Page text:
Familiar sights and sounds broke through the chill of a crisp Saturday morning. Enthusiastic clapping echoed through the hall as the guitar chords of “Oseh Shalom” reverberated. The crinkle of anticipatory candy grew louder as proud smiles grew wider and guests prepared to welcome the BJEP B’nai Mitzvah cohort of 2021-2022 into their “official” status as Jewish adults.
BJEP’s B’nai Mitzvah program culminated in a moving Shabbat service this month as our students embraced the opportunity to lead prayers and share Torah. While some of the Saturday morning sights and sounds were familiar, this program’s innovative twist meant the morning was anything but ordinary. From a lively conversation about abortion in Judaism to a thought-provoking film about vaccination exemption to a compelling TED Talk about cheating, this cohort wowed family and friends alike with their ability to integrate traditional Torah into their modern lives. BJEP’s B’Nai Mitzvah program is unique for its focus on text-based learning on modern ethical issues, allowing students to drive the learning and process with their own curiosities.
Rabbi Myra Meskin, BJEP rabbi-in-residence, reflected on how the B’nai Mitzvah program invited students into a greater relationship with Torah: “From the first time we learned together, it was clear that these three students are not shy about sharing their opinions freely, and there is no better place for heated and opinionated debate then when learning Jewish text. They regularly asked questions of the texts we were studying, always finding a new scenario that added new depths to our ethical dilemmas. It feels clear to me that we achieved our goal of helping these students to build a relationship with Torah, a relationship to Jewish wisdom, learning to use it as a relevant and valuable source of insight in navigating the challenges that life brings.”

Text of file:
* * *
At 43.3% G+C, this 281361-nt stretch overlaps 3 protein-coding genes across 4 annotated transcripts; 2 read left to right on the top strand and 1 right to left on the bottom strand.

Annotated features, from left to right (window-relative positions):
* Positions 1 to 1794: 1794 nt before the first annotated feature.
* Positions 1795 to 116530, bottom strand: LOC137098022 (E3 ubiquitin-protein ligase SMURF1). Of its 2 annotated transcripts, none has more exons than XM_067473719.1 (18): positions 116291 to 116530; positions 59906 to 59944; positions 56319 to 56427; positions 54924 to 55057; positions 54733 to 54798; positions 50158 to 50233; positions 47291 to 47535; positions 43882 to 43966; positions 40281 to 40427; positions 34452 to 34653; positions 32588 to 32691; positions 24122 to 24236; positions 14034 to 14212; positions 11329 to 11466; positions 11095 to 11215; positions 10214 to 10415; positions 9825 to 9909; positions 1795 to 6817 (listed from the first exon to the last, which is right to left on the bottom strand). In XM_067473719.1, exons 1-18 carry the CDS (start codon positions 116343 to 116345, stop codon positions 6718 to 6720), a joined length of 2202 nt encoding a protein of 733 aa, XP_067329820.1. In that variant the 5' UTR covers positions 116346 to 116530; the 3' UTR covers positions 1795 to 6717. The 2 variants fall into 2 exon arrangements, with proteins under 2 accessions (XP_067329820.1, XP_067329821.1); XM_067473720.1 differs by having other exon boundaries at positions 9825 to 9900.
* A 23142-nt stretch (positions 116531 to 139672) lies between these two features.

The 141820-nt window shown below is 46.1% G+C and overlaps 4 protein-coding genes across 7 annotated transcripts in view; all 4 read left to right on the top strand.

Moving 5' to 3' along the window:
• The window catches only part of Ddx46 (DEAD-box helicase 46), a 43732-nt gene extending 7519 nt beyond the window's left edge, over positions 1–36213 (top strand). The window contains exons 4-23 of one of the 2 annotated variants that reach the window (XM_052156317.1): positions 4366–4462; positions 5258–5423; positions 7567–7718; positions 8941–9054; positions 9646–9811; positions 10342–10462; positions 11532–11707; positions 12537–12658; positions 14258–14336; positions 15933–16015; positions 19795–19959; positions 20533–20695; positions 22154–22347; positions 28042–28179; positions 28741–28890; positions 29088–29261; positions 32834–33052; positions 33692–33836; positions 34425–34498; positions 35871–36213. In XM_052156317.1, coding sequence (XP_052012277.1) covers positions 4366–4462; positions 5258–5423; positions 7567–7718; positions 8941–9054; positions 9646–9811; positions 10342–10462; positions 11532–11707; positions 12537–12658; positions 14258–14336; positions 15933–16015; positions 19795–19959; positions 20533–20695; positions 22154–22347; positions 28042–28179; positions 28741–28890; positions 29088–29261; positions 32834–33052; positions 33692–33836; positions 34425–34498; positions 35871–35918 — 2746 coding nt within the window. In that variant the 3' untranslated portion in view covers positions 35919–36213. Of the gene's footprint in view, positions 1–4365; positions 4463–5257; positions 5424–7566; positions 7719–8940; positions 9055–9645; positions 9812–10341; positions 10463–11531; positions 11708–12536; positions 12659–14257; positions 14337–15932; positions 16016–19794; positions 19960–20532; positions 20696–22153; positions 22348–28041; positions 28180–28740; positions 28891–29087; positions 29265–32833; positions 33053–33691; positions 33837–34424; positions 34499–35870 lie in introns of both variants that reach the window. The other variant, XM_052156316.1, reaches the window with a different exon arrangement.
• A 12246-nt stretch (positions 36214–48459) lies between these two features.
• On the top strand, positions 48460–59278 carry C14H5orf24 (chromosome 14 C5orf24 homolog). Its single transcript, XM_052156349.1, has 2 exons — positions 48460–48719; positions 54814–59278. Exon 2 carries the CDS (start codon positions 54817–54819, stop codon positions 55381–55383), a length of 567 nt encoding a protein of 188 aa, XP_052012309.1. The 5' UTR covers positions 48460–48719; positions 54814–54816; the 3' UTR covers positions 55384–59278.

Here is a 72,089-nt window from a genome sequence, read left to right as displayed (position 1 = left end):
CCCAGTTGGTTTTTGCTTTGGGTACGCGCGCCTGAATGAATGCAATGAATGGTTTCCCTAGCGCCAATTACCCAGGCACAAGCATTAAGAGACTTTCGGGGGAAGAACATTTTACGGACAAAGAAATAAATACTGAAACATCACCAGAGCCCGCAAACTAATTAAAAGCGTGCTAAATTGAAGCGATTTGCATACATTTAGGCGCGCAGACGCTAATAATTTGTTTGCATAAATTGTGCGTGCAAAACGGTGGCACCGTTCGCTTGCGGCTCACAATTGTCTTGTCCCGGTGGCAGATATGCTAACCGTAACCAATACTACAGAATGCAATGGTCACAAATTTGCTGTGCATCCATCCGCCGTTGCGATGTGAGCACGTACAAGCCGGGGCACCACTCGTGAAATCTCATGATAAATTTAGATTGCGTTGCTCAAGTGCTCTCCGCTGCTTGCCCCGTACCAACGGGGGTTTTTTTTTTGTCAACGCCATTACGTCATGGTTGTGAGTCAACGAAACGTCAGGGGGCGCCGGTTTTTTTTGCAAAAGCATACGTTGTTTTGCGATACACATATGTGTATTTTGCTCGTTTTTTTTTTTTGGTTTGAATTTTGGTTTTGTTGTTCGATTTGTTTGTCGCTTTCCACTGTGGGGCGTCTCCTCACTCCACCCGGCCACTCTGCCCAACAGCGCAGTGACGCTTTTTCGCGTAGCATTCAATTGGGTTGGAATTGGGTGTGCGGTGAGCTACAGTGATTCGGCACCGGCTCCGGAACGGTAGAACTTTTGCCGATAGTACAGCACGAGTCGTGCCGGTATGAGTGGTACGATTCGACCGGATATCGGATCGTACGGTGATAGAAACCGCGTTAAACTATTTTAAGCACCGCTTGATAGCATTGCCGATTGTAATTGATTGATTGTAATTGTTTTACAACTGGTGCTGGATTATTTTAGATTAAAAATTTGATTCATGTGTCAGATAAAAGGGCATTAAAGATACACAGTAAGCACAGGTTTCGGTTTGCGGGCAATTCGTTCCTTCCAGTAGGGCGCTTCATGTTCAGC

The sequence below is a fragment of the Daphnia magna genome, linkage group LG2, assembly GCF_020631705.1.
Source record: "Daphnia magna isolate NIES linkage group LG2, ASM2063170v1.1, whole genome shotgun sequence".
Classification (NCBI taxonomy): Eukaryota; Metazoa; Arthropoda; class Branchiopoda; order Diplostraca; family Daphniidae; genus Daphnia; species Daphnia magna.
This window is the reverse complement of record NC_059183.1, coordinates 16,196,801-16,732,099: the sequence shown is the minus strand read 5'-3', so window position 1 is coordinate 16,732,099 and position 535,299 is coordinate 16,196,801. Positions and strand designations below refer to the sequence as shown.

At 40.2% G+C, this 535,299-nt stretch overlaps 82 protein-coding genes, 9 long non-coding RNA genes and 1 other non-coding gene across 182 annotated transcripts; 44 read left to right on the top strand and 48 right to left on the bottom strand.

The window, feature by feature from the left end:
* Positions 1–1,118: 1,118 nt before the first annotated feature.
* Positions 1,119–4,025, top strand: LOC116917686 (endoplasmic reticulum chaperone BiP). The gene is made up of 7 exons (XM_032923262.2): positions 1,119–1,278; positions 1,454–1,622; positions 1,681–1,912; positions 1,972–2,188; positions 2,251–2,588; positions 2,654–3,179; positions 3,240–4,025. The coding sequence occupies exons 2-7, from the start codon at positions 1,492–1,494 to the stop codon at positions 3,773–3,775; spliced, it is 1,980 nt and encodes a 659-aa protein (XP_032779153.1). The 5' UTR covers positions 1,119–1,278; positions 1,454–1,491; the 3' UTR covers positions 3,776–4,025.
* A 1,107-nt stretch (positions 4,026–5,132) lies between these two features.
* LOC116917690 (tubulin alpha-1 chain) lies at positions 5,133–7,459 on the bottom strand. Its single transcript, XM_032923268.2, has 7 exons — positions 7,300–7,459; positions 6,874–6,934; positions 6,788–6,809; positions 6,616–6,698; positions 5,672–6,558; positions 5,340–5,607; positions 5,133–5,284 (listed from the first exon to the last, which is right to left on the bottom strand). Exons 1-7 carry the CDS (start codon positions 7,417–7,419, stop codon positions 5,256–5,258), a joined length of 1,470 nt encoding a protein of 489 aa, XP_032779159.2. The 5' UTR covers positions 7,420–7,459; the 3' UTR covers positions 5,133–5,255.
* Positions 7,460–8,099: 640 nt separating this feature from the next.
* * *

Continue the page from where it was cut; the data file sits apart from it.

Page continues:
This experience was beautifully reflected in the student’s B’nai Mitzvah Torah portion, Parashat Kedoshim, as captured in Rabbi Myra’s drash (text interpretation): “We might assume that holiness is all about doing certain rituals and saying certain blessings, but we see in this parsha that according to the Torah, holiness is about ethical behavior. It’s about judging people fairly and not talking badly about them. It’s about helping people when they need it, whether by holding ourselves responsible for their safety or telling them the honest truth when necessary. Essentially, as we read today: to love your neighbor as yourself, to treat them as you want to be treated.”
BJEP families shared a similar sentiment in summarizing their experience:
“I liked the BJEP B’nai Mitzvah program because it was adaptable and not stressful. I learned about what Judaism says about cheating in our everyday lives. I also learned about my peers’ topics, which was kind of cool. It was great to spend the day with Gabriel and Liza which made it even that more special.”
—Avi, B’Nai Mitzvah
“Working with Rabbi Myra and the BJEP cohort was a perfect fit for our daughter and our entire family. Learning about issues they cared about with a group of their peers made the process relevant and particularly meaningful for our kids while allowing our families to share the experience together, making it all the more memorable for the rest of us.”
—Eric, BJEP parent
“We really enjoyed going through this experience with other families. Our guests appreciated seeing the different student presentations, and we liked this unique model for our son’s b’nai mitzvah.”
—Rachel, BJEP parent
BJEP education director Heather Renetzky shared that the students’ teachings “speak for themselves” in indicating the vitality and value of this program. “Watching Avi, Liza and Gabriel ‘own’ the bimah, getting to share their Torah in the modality that best suited them, it’s clear how both our students and Torah itself come alive when we empower our teens to make Torah their own. As a leader in thinking outside the box, BJEP is a natural home for this B’nai Mitzvah program. I already can’t wait to learn from our next cohort, and I’m proud to be part of a community led by students and inspired by Judaism.”
BJEP is still accepting students to its program for the 2022-2023 school year, including seventh grade and the 2022-2023 B’nai Mitzvah program.
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